Archive | December 2013

2013 – The Best Year For Music In A Decade.


It wasn’t a hard decision to say that 2013 has been the strongest year for music in about a decade. I’ve certainly been persuaded to part with more of my lovely cash for albums this year than I have in a lot of years; say about 10.  And it’s not just one genre that has been having a pleasingly purple patch. It’s been widespread and persistent throughout the year, like a particularly mellifluous virus happily smashing your ears in. Plenty of well-established big players have put out their best works in a while and there have been some strong new(ish) acts making a big impression on me. All in all, it’s been a very entertaining time.

As much as best album of the year lists are anathema to me, invariably filled, as they are, with wearying mediocrity to make up the numbers, this year I have struggled to keep a list to 10 albums. Therefore in the spirit of personal hypocrisy, and not without a large helping of narcissism, I shall make a list of the new albums I have liked the most this year, ranked, not unreasonably, by my own personal enjoyment, all in traditional reverse order.

10. Arctic Monkeys – AM

If I was in my 20s it probably wouldn’t be that cool to like the Arctic Monkeys. I see critics who, in general, I respect giving them short shrift (I mean you, Simon Price). I am, however, considerably older than that and can therefore not give a fuck about received wisdom when it comes to these things.  AM is, by some distance, Arctic Monkeys best album since their second effort. Much has been made of the influences outside of guitar pop on Alex and his chums but, I find, it’s the self-assured swagger of a lot of the tracks that provide the album with its central charm.

09. NickCave & the Bad Seeds – Push The Sky Away

With Mick Harvey long gone, the Bad Seeds have become a more hirsute and primal affair. The riffs on Push Away The Sky seem constantly poised at the point of collapse but never actually buckle, lending it all a strangely compelling air. Cave is his usual mawkish self, but then that’s OK because could anyone else operate even remotely in the same universe as him? I doubt it. Unlike traditional Bad Seeds fare and also a world away from Grinderman, it’s about as strong a comeback as you could have hoped for.

08. Queens of the Stone Age – …Like Clockwork

Era Vulgaris was, not to put too fine a point on it, dog shit. Queens had lost their way and Josh Homme’s dalliance with swampy pub rock in super dull group TCV seemed to confirm that his most exciting writing days were behind him. Well, thank heavens for near death experiences, as almost carking it has revitalised Josh, and by default his band, handsomely. …Like Clockwork is a sullen beast but a rewarding one. Big riffs, reflective lyrics and some honest to goodness wig-outs make this a return to form that I had not predicted and that’s a very good thing.

07. Jon Hopkins – Immunity

The first time I heard Open Eye Signal I was completely blown away and had to play it again and again and again. There’s something about how the filthy cold and digital sounds crash against the beautiful, lush and emotive music that make this unlike almost anything else around. It’s staggeringly good. Hopkins’ time served as tech provider for an uber-producer and arranger for the world’s biggest band are evident in how big it all sounds and in the fearlessness of releasing a concept album when such notions have been rendered archaic by the shuffle button. Good skills, I say, when albums are this good, their future looks less perilous.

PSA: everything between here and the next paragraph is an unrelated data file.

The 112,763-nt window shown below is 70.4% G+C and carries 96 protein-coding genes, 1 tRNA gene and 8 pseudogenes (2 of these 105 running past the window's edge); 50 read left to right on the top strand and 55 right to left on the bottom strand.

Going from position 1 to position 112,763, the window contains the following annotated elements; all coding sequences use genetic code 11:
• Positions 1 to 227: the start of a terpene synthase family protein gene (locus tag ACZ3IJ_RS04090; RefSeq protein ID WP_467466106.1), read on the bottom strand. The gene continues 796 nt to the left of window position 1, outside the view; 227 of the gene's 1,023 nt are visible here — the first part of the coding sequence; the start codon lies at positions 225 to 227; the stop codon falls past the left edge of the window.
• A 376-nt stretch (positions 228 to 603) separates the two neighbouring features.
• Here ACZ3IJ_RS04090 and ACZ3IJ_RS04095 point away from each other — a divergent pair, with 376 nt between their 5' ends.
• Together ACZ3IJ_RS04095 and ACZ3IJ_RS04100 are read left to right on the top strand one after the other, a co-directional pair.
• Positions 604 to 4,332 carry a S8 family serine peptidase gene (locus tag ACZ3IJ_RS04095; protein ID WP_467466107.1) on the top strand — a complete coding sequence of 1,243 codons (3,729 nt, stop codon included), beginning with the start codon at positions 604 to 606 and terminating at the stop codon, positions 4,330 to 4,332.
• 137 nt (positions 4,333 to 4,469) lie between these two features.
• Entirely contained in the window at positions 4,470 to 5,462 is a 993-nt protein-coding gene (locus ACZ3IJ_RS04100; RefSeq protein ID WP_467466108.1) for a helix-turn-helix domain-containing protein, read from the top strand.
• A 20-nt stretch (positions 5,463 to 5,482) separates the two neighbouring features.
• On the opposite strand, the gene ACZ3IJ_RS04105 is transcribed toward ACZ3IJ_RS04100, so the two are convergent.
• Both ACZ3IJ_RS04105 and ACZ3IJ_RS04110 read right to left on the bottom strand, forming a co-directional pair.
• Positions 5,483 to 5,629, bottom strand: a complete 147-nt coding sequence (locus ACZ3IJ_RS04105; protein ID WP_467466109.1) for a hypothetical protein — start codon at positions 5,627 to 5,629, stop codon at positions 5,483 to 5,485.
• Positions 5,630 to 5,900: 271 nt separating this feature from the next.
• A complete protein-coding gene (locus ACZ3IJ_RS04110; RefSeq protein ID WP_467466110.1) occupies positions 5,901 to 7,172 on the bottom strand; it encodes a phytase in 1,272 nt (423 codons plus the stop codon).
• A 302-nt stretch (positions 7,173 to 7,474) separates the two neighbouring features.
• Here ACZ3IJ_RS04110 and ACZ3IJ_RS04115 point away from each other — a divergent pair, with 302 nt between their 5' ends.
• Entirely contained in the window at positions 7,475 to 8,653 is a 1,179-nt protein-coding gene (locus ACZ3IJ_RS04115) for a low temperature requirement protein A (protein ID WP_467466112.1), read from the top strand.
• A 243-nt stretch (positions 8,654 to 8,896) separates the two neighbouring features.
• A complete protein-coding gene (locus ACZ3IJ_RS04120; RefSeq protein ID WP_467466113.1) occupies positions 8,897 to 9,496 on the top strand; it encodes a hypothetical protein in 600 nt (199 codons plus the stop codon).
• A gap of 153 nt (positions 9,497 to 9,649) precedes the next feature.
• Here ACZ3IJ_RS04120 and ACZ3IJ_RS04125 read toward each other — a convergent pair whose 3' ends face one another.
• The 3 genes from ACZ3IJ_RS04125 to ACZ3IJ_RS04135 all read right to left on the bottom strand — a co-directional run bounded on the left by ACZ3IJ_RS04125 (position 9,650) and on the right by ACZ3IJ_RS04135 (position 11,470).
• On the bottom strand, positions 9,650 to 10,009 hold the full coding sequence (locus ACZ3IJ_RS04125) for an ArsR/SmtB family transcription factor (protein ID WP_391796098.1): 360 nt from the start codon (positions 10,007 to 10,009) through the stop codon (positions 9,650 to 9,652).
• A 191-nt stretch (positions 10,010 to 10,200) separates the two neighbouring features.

06. Boards of Canada Tomorrow’s Harvest

It’s been a long time and essentially the Boards have not changed but the ease with which they slipped back into a different musical landscape speaks volumes about their quality. Channelling the aura of 80s VHS video nasties into an agreeably bleak but aurally enslaving long long player isn’t as effortless as it sounds, but BOC manage it without breaking sweat. Although there are some really quite exquisite touches throughout, it does lack an out and out killer track to provide a spine for the whole thing but it stands up nevertheless.  Not one for down the disco, though.

05. The Asphodells Ruled By Passion Destroyed By Lust

Weatherall comes back from the brink following the worryingly patchy A Pox on the Pioneers solo album of a few years past. With a new engineer to do his bidding, ushering in a new outlook (less songs more grooves), Ruled By Passion is classic Wevvers with some proper chuggers and lots of wicked arpeggios bubbling away all over the shop, all bathed in enough tape delay to rip a dirty big whole in the time continuum.  The dub of their cover of John Betjemen’s Late Flowering Lust is the undoubted highlight for me.

04. My Bloody Valentine – m b v

Let’s cut to the chase; it’s a woozily wonderful album. Yes it took more than two decades, yes it sounds a lot like Loveless without the obvious singles but at least another album comes close to Loveless now.  This is an album that definitely benefits from repeated listens and your complete immersion in its treacly motifs. It could never live up to expectation but has managed to be elegantly alluring all the same.

03. Fuck Buttons – Slow Focus

On a seemingly unstoppable upwards curve Fuck Buttons followed up their Olympic triumph with a broody, self-produced third album that finally had all the pieces in the right places. Whether it’s a progression in the song writing or simply knowing what they’re doing now, there is a palpable confidence in this album that was lacking previously. The stand out track for me is Stalker, a colossus on an album stuffed full of really good tunes. This was in the running for number one but a late release and my growing obsession with another album bumped it to the bronze.

02. Daniel Avery – Drone Logic